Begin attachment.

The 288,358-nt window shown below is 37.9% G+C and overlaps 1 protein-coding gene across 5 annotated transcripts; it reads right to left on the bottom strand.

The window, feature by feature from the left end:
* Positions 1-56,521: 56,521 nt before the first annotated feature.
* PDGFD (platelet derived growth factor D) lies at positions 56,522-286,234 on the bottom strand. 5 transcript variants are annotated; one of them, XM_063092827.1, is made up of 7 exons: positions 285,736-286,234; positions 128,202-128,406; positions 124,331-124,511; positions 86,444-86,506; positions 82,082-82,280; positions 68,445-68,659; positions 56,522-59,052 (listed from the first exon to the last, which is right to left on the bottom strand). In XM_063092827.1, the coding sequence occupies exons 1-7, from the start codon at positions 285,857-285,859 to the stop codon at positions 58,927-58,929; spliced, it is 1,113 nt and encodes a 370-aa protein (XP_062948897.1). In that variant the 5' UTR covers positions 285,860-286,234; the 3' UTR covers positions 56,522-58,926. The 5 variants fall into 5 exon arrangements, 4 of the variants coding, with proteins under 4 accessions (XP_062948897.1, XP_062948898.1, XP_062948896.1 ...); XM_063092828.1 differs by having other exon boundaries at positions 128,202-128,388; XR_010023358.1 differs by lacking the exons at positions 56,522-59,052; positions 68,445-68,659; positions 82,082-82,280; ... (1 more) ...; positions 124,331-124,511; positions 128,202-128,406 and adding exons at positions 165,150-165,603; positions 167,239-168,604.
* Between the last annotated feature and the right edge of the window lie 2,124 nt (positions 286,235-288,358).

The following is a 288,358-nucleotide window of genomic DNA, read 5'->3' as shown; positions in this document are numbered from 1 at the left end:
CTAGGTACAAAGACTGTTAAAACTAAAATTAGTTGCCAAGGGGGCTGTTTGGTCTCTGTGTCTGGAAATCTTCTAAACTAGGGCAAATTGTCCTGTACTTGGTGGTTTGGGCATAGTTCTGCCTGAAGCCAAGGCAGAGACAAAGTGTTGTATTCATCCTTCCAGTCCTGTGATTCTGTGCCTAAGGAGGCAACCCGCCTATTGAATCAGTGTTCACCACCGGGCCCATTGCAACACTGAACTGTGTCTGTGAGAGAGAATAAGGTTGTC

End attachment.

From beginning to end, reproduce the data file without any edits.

The 288,358-nt window shown below is 37.9% G+C and overlaps 1 protein-coding gene across 5 annotated transcripts; it reads right to left on the bottom strand.

The window, feature by feature from the left end:
* Positions 1-56,521: 56,521 nt before the first annotated feature.
* PDGFD (platelet derived growth factor D) lies at positions 56,522-286,234 on the bottom strand. 5 transcript variants are annotated; one of them, XM_063092827.1, is made up of 7 exons: positions 285,736-286,234; positions 128,202-128,406; positions 124,331-124,511; positions 86,444-86,506; positions 82,082-82,280; positions 68,445-68,659; positions 56,522-59,052 (listed from the first exon to the last, which is right to left on the bottom strand). In XM_063092827.1, the coding sequence occupies exons 1-7, from the start codon at positions 285,857-285,859 to the stop codon at positions 58,927-58,929; spliced, it is 1,113 nt and encodes a 370-aa protein (XP_062948897.1). In that variant the 5' UTR covers positions 285,860-286,234; the 3' UTR covers positions 56,522-58,926. The 5 variants fall into 5 exon arrangements, 4 of the variants coding, with proteins under 4 accessions (XP_062948897.1, XP_062948898.1, XP_062948896.1 ...); XM_063092828.1 differs by having other exon boundaries at positions 128,202-128,388; XR_010023358.1 differs by lacking the exons at positions 56,522-59,052; positions 68,445-68,659; positions 82,082-82,280; ... (1 more) ...; positions 124,331-124,511; positions 128,202-128,406 and adding exons at positions 165,150-165,603; positions 167,239-168,604.
* Between the last annotated feature and the right edge of the window lie 2,124 nt (positions 286,235-288,358).

The following is a 288,358-nucleotide window of genomic DNA, read 5'->3' as shown; positions in this document are numbered from 1 at the left end:
CTAGGTACAAAGACTGTTAAAACTAAAATTAGTTGCCAAGGGGGCTGTTTGGTCTCTGTGTCTGGAAATCTTCTAAACTAGGGCAAATTGTCCTGTACTTGGTGGTTTGGGCATAGTTCTGCCTGAAGCCAAGGCAGAGACAAAGTGTTGTATTCATCCTTCCAGTCCTGTGATTCTGTGCCTAAGGAGGCAACCCGCCTATTGAATCAGTGTTCACCACCGGGCCCATTGCAACACTGAACTGTGTCTGTGAGAGAGAATAAGGTTGTC